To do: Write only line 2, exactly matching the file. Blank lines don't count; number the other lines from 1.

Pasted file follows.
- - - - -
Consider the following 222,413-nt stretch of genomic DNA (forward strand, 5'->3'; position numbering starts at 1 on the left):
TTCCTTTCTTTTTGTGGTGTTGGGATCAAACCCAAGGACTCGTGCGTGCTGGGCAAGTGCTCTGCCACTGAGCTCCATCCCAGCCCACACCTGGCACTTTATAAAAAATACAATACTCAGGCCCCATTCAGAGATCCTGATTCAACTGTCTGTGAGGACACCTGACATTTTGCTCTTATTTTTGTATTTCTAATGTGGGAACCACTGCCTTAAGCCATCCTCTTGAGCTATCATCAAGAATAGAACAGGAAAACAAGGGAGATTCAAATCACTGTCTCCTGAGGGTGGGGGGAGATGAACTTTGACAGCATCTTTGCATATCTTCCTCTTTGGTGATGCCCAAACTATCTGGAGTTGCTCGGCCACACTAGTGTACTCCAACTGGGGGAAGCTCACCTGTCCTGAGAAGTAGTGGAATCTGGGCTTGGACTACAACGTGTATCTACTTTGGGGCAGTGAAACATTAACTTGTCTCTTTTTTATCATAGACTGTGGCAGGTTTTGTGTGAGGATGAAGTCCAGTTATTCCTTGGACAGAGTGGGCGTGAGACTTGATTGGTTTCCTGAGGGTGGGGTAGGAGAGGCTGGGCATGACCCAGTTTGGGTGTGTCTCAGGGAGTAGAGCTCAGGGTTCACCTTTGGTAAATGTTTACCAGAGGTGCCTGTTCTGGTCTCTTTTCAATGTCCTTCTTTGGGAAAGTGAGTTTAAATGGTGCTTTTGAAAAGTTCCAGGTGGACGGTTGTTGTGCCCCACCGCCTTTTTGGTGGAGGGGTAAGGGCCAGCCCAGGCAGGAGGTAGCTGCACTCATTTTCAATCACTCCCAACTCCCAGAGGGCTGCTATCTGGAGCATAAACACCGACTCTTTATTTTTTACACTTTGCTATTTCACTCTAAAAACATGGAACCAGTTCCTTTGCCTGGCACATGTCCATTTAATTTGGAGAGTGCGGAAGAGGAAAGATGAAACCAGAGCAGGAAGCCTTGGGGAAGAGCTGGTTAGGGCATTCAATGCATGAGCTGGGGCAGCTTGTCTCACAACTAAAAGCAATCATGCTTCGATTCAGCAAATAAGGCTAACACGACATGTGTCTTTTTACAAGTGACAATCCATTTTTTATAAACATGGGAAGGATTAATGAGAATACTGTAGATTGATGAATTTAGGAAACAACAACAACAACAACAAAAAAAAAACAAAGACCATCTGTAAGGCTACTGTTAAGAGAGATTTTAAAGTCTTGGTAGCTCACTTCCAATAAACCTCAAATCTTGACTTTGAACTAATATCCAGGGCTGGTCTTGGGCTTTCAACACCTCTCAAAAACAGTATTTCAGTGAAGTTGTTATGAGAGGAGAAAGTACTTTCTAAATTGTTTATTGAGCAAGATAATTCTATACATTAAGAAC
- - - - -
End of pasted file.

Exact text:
TTCCTTTCTTTTTGTGGTGTTGGGATCAAACCCAAGGACTCGTGCGTGCTGGGCAAGTGCTCTGCCACTGAGCTCCATCCCAGCCCACACCTGGCACTTTATAAAAAATACAATACTCAGGCCCCATTCAGAGATCCTGATTCAACTGTCTGTGAGGACACCTGACATTTTGCTCTTATTTTTGTATTTCTAATGTGGGAACCACTGCCTTAAGCCATCCTCTTGAGCTATCATCAAGAATAGAACAGGAAAACAAGGGAGATTCAAATCACTGTCTCCTGAGGGTGGGGGGAGATGAACTTTGACAGCATCTTTGCATATCTTCCTCTTTGGTGATGCCCAAACTATCTGGAGTTGCTCGGCCACACTAGTGTACTCCAACTGGGGGAAGCTCACCTGTCCTGAGAAGTAGTGGAATCTGGGCTTGGACTACAACGTGTATCTACTTTGGGGCAGTGAAACATTAACTTGTCTCTTTTTTATCATAGACTGTGGCAGGTTTTGTGTGAGGATGAAGTCCAGTTATTCCTTGGACAGAGTGGGCGTGAGACTTGATTGGTTTCCTGAGGGTGGGGTAGGAGAGGCTGGGCATGACCCAGTTTGGGTGTGTCTCAGGGAGTAGAGCTCAGGGTTCACCTTTGGTAAATGTTTACCAGAGGTGCCTGTTCTGGTCTCTTTTCAATGTCCTTCTTTGGGAAAGTGAGTTTAAATGGTGCTTTTGAAAAGTTCCAGGTGGACGGTTGTTGTGCCCCACCGCCTTTTTGGTGGAGGGGTAAGGGCCAGCCCAGGCAGGAGGTAGCTGCACTCATTTTCAATCACTCCCAACTCCCAGAGGGCTGCTATCTGGAGCATAAACACCGACTCTTTATTTTTTACACTTTGCTATTTCACTCTAAAAACATGGAACCAGTTCCTTTGCCTGGCACATGTCCATTTAATTTGGAGAGTGCGGAAGAGGAAAGATGAAACCAGAGCAGGAAGCCTTGGGGAAGAGCTGGTTAGGGCATTCAATGCATGAGCTGGGGCAGCTTGTCTCACAACTAAAAGCAATCATGCTTCGATTCAGCAAATAAGGCTAACACGACATGTGTCTTTTTACAAGTGACAATCCATTTTTTATAAACATGGGAAGGATTAATGAGAATACTGTAGATTGATGAATTTAGGAAACAACAACAACAACAACAAAAAAAAAACAAAGACCATCTGTAAGGCTACTGTTAAGAGAGATTTTAAAGTCTTGGTAGCTCACTTCCAATAAACCTCAAATCTTGACTTTGAACTAATATCCAGGGCTGGTCTTGGGCTTTCAACACCTCTCAAAAACAGTATTTCAGTGAAGTTGTTATGAGAGGAGAAAGTACTTTCTAAATTGTTTATTGAGCAAGATAATTCTATACATTAAGAAC